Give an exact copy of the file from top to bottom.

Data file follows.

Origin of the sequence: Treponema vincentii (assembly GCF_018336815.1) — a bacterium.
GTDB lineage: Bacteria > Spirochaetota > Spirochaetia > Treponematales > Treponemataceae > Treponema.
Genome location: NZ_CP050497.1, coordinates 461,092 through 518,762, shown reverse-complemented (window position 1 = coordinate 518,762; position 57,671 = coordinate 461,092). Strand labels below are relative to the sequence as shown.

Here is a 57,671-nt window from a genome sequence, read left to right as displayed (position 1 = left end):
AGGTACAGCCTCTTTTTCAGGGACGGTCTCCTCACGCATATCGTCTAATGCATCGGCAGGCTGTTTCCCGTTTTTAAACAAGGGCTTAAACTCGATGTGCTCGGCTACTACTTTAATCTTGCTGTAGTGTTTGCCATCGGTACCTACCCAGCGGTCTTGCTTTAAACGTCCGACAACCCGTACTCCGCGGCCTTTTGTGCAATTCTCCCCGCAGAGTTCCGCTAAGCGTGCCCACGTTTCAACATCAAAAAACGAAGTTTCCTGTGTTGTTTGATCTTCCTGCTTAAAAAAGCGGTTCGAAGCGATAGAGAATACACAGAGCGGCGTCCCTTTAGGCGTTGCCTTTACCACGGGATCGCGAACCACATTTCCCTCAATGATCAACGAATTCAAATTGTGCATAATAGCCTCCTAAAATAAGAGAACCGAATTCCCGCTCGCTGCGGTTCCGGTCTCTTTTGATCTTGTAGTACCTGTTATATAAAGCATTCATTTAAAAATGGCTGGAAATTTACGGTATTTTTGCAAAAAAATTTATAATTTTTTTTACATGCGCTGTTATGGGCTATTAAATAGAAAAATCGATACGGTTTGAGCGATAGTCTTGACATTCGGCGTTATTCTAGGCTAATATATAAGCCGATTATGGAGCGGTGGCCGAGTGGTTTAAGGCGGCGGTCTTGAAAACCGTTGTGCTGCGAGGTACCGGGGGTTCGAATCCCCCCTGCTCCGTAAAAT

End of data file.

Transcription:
Origin of the sequence: Treponema vincentii (assembly GCF_018336815.1) — a bacterium.
GTDB lineage: Bacteria > Spirochaetota > Spirochaetia > Treponematales > Treponemataceae > Treponema.
Genome location: NZ_CP050497.1, coordinates 461,092 through 518,762, shown reverse-complemented (window position 1 = coordinate 518,762; position 57,671 = coordinate 461,092). Strand labels below are relative to the sequence as shown.

Here is a 57,671-nt window from a genome sequence, read left to right as displayed (position 1 = left end):
AGGTACAGCCTCTTTTTCAGGGACGGTCTCCTCACGCATATCGTCTAATGCATCGGCAGGCTGTTTCCCGTTTTTAAACAAGGGCTTAAACTCGATGTGCTCGGCTACTACTTTAATCTTGCTGTAGTGTTTGCCATCGGTACCTACCCAGCGGTCTTGCTTTAAACGTCCGACAACCCGTACTCCGCGGCCTTTTGTGCAATTCTCCCCGCAGAGTTCCGCTAAGCGTGCCCACGTTTCAACATCAAAAAACGAAGTTTCCTGTGTTGTTTGATCTTCCTGCTTAAAAAAGCGGTTCGAAGCGATAGAGAATACACAGAGCGGCGTCCCTTTAGGCGTTGCCTTTACCACGGGATCGCGAACCACATTTCCCTCAATGATCAACGAATTCAAATTGTGCATAATAGCCTCCTAAAATAAGAGAACCGAATTCCCGCTCGCTGCGGTTCCGGTCTCTTTTGATCTTGTAGTACCTGTTATATAAAGCATTCATTTAAAAATGGCTGGAAATTTACGGTATTTTTGCAAAAAAATTTATAATTTTTTTTACATGCGCTGTTATGGGCTATTAAATAGAAAAATCGATACGGTTTGAGCGATAGTCTTGACATTCGGCGTTATTCTAGGCTAATATATAAGCCGATTATGGAGCGGTGGCCGAGTGGTTTAAGGCGGCGGTCTTGAAAACCGTTGTGCTGCGAGGTACCGGGGGTTCGAATCCCCCCTGCTCCGTAAAAT